Monday, Nov 17, 2008
Argentines clicking on the local version of Yahoo in search of information about their country’s most legendary soccer star (and current national team coach) are in for a disappointment. All they’ll see is a disclaimer in Spanish stating: “Due to a court order requested by private parties, we find ourselves obliged to temporarily suspend all or some of the results related to this search.” The only exceptions are links to major news media sites. Nor is this peculiar result exclusive to searches for Diego Maradona. The soccer star is just one of 110 major public figures in Argentina to have secured a court order restraining the Argentine versions of Google and Yahoo from serving up search results on their names.
What worries the search engines is that the ruling’s legal principle effectively holds them responsible for the content of web sites turned up in their searches.
A spokesperson for Google Argentina labeled the lawsuit “completely illogical. It would be like suing the newsstand for what appears in the newspapers it sells. Or demanding the newsstand vendor to tear out offending pages from the newspapers. The lawsuits should be against the websites carrying the information, not us.” Google Argentina has appealed the court order, and says it will not filter any links until the appeal has been decided.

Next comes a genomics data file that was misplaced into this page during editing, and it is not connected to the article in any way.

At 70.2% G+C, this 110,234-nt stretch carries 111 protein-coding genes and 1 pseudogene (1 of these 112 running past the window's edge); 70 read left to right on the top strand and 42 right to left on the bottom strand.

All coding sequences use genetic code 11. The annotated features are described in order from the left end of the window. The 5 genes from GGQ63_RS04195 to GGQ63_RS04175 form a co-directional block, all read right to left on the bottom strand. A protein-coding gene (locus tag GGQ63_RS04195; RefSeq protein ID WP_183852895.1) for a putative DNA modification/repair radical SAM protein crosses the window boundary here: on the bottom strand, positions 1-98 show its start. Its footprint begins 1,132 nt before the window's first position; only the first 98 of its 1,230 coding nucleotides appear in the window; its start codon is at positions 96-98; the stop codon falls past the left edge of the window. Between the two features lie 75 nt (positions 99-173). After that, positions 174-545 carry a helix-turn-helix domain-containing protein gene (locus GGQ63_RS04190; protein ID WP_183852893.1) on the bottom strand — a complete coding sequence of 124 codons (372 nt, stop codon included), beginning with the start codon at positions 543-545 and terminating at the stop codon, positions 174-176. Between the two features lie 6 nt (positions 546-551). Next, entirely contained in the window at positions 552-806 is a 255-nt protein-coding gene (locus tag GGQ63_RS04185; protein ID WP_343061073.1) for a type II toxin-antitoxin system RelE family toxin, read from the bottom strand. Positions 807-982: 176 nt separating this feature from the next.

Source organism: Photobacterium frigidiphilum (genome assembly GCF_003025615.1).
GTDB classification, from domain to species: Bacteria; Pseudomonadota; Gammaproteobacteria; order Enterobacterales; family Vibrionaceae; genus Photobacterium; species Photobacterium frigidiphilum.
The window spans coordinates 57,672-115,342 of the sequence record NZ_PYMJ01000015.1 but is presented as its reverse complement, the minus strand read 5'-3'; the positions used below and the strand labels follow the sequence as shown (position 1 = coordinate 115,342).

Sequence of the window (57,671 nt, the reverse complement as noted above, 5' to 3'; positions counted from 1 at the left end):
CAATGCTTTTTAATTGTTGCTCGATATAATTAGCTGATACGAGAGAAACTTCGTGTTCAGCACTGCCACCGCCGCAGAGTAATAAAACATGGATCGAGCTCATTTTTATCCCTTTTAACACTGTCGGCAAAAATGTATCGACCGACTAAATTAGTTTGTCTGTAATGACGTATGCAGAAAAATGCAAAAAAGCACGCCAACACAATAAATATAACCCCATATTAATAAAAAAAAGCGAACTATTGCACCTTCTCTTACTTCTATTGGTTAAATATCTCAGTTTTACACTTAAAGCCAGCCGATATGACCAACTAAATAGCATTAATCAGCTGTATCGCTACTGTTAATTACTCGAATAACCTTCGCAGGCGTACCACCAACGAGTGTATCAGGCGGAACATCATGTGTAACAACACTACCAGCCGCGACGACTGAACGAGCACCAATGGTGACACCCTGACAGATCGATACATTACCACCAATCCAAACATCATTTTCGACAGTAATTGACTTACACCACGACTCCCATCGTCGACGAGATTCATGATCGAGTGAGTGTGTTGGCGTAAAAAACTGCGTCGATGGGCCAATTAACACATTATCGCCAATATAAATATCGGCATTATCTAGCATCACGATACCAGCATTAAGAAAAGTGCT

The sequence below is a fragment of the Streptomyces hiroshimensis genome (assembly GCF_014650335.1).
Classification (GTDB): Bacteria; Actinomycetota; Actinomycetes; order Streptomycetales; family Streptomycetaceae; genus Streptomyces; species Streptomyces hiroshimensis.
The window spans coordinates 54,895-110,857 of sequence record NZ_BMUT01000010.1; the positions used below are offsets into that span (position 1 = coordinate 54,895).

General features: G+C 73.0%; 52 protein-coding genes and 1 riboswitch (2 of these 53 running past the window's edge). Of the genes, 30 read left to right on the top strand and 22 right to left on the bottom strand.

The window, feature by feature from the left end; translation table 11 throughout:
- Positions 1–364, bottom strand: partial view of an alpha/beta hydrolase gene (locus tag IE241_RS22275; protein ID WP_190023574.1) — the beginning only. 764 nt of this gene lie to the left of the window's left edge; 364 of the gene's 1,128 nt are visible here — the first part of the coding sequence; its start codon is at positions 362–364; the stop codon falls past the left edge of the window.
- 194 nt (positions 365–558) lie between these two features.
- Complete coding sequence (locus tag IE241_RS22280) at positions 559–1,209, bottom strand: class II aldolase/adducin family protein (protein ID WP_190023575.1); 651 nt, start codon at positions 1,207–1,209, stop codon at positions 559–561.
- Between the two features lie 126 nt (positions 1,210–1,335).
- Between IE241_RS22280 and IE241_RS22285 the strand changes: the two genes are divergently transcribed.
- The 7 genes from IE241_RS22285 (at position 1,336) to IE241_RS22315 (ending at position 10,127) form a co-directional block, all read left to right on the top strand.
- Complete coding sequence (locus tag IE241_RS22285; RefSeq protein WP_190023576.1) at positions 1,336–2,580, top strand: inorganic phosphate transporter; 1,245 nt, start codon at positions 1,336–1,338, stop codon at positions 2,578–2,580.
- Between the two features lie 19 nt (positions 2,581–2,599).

The lawsuit is the work of Martin Leguizamon, 48, a Buenos Aires attorney who has taken on the local versions of the two internet giants on behalf of many of Argentina’s best-known actors, models, sports personalities and judges. “We started our first lawsuit two years ago,” says Leguizamon. “When Maradona found out about what we were doing he came to see me and asked me to represent him as well.”
Maradona, widely viewed as one of the greatest soccer players of all time, has had a career of highs and lows. His two goals against England at the 1986 World Cup — one of them scored illegally with his hand, which he famously attributed to “the hand of God” — helped to symbolically avenge Argentina’s defeat in the 1982 Falklands/Malvinas war, and he went on to lead Argentina to victory over Germany in the final that year. But he was banned from the professional game in Italy in 1991 for cocaine use, and he tested positive for drugs at the 1994 World Cup tournament. He recently reclaimed the public spotlight by accepting the job of Argentina’s national coach, although in keeping with his mercurial personality, within a week he was threatening to resign if he couldn’t get his way on coaching-staff appointments.